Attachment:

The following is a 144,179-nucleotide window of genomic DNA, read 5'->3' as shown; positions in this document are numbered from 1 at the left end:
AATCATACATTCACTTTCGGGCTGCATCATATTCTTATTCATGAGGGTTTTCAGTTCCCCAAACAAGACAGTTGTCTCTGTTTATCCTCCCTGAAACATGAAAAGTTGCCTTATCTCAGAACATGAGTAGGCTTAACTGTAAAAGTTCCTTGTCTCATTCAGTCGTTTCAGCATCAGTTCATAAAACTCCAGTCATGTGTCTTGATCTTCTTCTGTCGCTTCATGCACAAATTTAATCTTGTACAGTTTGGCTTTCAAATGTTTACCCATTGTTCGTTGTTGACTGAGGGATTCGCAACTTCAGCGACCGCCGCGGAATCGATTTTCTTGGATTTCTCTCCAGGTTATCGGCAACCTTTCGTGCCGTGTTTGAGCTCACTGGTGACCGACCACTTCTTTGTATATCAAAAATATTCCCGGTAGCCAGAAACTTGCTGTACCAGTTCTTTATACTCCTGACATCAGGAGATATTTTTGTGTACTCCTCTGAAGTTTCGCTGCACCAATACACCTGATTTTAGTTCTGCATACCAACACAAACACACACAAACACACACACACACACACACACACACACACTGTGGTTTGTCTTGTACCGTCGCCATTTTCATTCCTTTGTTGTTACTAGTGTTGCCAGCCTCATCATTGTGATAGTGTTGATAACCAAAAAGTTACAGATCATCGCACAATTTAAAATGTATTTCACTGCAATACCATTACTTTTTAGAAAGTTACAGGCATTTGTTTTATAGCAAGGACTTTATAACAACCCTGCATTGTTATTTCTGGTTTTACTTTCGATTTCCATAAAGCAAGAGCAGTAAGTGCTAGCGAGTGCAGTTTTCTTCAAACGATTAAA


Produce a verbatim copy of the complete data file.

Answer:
The following is a 144,179-nucleotide window of genomic DNA, read 5'->3' as shown; positions in this document are numbered from 1 at the left end:
AATCATACATTCACTTTCGGGCTGCATCATATTCTTATTCATGAGGGTTTTCAGTTCCCCAAACAAGACAGTTGTCTCTGTTTATCCTCCCTGAAACATGAAAAGTTGCCTTATCTCAGAACATGAGTAGGCTTAACTGTAAAAGTTCCTTGTCTCATTCAGTCGTTTCAGCATCAGTTCATAAAACTCCAGTCATGTGTCTTGATCTTCTTCTGTCGCTTCATGCACAAATTTAATCTTGTACAGTTTGGCTTTCAAATGTTTACCCATTGTTCGTTGTTGACTGAGGGATTCGCAACTTCAGCGACCGCCGCGGAATCGATTTTCTTGGATTTCTCTCCAGGTTATCGGCAACCTTTCGTGCCGTGTTTGAGCTCACTGGTGACCGACCACTTCTTTGTATATCAAAAATATTCCCGGTAGCCAGAAACTTGCTGTACCAGTTCTTTATACTCCTGACATCAGGAGATATTTTTGTGTACTCCTCTGAAGTTTCGCTGCACCAATACACCTGATTTTAGTTCTGCATACCAACACAAACACACACAAACACACACACACACACACACACACACACACTGTGGTTTGTCTTGTACCGTCGCCATTTTCATTCCTTTGTTGTTACTAGTGTTGCCAGCCTCATCATTGTGATAGTGTTGATAACCAAAAAGTTACAGATCATCGCACAATTTAAAATGTATTTCACTGCAATACCATTACTTTTTAGAAAGTTACAGGCATTTGTTTTATAGCAAGGACTTTATAACAACCCTGCATTGTTATTTCTGGTTTTACTTTCGATTTCCATAAAGCAAGAGCAGTAAGTGCTAGCGAGTGCAGTTTTCTTCAAACGATTAAA